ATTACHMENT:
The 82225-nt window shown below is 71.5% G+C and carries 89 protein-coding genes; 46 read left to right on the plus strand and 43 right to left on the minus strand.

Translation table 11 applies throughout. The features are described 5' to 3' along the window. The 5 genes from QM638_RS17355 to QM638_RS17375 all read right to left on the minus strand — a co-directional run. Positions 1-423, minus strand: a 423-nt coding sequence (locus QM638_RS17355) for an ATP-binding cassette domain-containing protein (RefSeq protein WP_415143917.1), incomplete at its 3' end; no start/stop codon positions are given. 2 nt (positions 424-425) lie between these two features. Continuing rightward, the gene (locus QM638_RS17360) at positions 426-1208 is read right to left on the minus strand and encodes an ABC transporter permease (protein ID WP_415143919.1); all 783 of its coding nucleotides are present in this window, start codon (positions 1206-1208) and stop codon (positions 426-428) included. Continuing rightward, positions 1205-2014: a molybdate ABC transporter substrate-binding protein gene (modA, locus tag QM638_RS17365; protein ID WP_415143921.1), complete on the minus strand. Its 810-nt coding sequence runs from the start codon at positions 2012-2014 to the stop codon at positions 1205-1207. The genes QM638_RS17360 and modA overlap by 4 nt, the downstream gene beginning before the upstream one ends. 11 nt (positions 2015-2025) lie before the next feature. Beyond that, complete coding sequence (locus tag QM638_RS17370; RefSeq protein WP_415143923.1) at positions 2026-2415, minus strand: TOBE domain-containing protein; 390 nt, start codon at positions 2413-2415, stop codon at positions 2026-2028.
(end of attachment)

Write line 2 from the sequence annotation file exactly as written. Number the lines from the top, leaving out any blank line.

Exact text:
Translation table 11 applies throughout. The features are described 5' to 3' along the window. The 5 genes from QM638_RS17355 to QM638_RS17375 all read right to left on the minus strand — a co-directional run. Positions 1-423, minus strand: a 423-nt coding sequence (locus QM638_RS17355) for an ATP-binding cassette domain-containing protein (RefSeq protein WP_415143917.1), incomplete at its 3' end; no start/stop codon positions are given. 2 nt (positions 424-425) lie between these two features. Continuing rightward, the gene (locus QM638_RS17360) at positions 426-1208 is read right to left on the minus strand and encodes an ABC transporter permease (protein ID WP_415143919.1); all 783 of its coding nucleotides are present in this window, start codon (positions 1206-1208) and stop codon (positions 426-428) included. Continuing rightward, positions 1205-2014: a molybdate ABC transporter substrate-binding protein gene (modA, locus tag QM638_RS17365; protein ID WP_415143921.1), complete on the minus strand. Its 810-nt coding sequence runs from the start codon at positions 2012-2014 to the stop codon at positions 1205-1207. The genes QM638_RS17360 and modA overlap by 4 nt, the downstream gene beginning before the upstream one ends. 11 nt (positions 2015-2025) lie before the next feature. Beyond that, complete coding sequence (locus tag QM638_RS17370; RefSeq protein WP_415143923.1) at positions 2026-2415, minus strand: TOBE domain-containing protein; 390 nt, start codon at positions 2413-2415, stop codon at positions 2026-2028.